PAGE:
Belfast Telegraph

Petition to save Belfast death row dog Hank tops 100,000 signatures

Campaign to help family pet seized by council gains support from around world

By Adrian Rutherford

A petition to save a dog seized by Belfast City Council because it looks like a pit bull has passed 100,000 signatures in just five days.

People around the world have joined the campaign to help Hank. The dog was removed from his east Belfast home last week by a team of police officers and council officials.

An online petition started by his devastated owners Leonard Collins and Joanne Meadows has triggered a wave of support.

The number of backers reached the six-figure mark yesterday, and last night the total was approaching 110,000.

One of those to have signed it is ex-Big Brother star Rebeckah Vaughan, who told her 250,000 followers: "Please help #savehank."

Nicole Williams, a model who stars in the reality TV series WAGs, also lent her support.

She tweeted: "Belfast: Save Hank," adding: "Please can all my followers sign this to help get Hank back!!"

Boxer Carl Frampton, in the United States ahead of next weekend's mega-fight with Leo Santa Cruz, has also signed the petition.

A crowd-funding page set up to help pay legal costs had raised £13,765 yesterday.

And a Save Hank Facebook page has almost 50,000 "likes".

The row, which has echoes of the 2012 Lennox case, began last Thursday when Mr Collins returned home to find Hank gone.

A warrant pinned to his front door said he had been taken into the care of Belfast City Council under the Dangerous Dogs Act.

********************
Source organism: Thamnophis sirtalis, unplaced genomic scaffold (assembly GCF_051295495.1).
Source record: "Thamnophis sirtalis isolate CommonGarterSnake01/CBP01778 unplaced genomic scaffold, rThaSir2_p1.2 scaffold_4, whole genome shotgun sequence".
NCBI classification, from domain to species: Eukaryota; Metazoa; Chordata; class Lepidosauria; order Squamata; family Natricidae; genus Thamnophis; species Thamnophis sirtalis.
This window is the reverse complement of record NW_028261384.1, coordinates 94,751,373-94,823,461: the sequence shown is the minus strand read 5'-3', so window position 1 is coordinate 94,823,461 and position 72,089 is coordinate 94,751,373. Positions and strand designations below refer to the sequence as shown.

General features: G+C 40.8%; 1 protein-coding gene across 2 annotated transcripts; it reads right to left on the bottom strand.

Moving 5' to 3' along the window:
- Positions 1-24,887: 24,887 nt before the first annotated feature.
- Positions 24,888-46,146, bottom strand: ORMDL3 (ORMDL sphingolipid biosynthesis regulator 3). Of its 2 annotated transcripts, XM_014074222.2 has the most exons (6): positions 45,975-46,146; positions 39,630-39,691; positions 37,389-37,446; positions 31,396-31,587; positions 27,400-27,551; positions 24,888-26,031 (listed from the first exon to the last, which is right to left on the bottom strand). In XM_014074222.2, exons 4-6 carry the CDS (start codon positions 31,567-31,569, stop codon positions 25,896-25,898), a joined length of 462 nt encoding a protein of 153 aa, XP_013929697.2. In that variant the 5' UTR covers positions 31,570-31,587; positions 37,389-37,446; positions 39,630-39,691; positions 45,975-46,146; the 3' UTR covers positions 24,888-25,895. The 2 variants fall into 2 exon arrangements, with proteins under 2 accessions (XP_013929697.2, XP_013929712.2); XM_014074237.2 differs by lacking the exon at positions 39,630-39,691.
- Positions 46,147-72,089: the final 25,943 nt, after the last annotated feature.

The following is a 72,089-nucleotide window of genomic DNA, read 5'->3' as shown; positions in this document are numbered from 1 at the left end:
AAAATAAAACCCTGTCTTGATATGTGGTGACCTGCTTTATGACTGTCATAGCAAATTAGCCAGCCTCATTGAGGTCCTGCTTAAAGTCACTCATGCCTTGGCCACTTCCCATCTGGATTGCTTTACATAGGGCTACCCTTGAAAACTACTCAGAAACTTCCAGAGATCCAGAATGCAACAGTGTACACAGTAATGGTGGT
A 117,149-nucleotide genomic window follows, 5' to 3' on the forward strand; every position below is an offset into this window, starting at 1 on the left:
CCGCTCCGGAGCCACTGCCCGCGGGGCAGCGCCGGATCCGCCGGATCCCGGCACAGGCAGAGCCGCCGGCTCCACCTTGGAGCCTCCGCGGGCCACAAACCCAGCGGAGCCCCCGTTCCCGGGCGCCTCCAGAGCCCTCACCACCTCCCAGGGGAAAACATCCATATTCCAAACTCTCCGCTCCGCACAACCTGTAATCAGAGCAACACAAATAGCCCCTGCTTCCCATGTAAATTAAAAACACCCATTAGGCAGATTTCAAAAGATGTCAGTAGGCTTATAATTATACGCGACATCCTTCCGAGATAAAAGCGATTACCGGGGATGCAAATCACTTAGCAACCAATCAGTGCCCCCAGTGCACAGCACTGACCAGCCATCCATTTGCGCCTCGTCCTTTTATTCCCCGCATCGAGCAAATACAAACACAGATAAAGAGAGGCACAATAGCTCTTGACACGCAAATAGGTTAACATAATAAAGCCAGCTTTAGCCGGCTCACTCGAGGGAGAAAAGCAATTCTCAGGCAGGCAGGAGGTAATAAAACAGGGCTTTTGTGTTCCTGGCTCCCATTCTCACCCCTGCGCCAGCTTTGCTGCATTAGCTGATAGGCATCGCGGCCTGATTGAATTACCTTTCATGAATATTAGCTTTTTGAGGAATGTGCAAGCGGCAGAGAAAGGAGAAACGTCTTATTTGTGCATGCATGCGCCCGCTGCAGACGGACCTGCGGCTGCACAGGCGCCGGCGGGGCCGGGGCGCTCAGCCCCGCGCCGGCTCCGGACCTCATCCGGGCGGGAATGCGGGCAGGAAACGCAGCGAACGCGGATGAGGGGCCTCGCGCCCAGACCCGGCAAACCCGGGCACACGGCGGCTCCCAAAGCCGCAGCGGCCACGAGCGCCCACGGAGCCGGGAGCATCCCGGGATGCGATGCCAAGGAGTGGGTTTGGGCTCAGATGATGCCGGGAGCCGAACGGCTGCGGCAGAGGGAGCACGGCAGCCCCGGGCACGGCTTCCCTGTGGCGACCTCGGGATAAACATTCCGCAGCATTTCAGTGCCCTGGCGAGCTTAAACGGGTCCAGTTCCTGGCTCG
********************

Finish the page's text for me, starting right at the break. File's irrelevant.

Hank was seized on suspicion of being a pit bull terrier - a breed which is banned in Northern Ireland. Mr Collins said he believes the animal, who is neutered, insured and micro-chipped, is a Staffie-Labrador cross.

The controversy made national TV yesterday when Leonard and Joanne appeared on ITV's This Morning.

Vet Roger Mugford told This Morning's Eamonn Holmes and Ruth Langsford that he believes it is unlikely that Hank is a pit bull-type dog. "We believe from studies done with DNA, studies in the United States, that barely a quarter of all the dogs that are seized or said to be pit bull-types have any relatedness to a pit bull," he said. While accepting that councils must try to uphold existing laws, he believes the legislation itself is flawed and that decisions should be guided by temperament and behaviour rather than looks. He described the current law as having "no basis in science".

The council and PSNI have been criticised for their heavy-handed approach when seizing Hank.

Police yesterday refused to comment on one claim that officers arrived with riot gear and body shields.

Chief Inspector Robert Murdie said: "PSNI officers provided assistance for council staff to execute a warrant for the seizure of an animal under The Dogs (NI) Order 1983 as amended."

Belfast City Council said: "Two wardens initially attended - council dog wardens work in pairs. However, upon assessment, the wardens requested additional support."

Asked was it usual procedure to arrive without warning a pet owner, a spokesperson said: "The council attended the property on two previous occasions, but there was no one available."

The council said no other dogs had been removed from their homes in the last year.

Belfast City Council said: "The council has a statutory duty in relation to the enforcement of the Dogs (NI) Order 1983 as amended.

"The dog known as Hank has been taken in for assessment, and it would be inappropriate to comment further.

"We would like to assure those who have expressed concern about the dog's welfare that he is being well looked after and his needs are being met."

Belfast Telegraph


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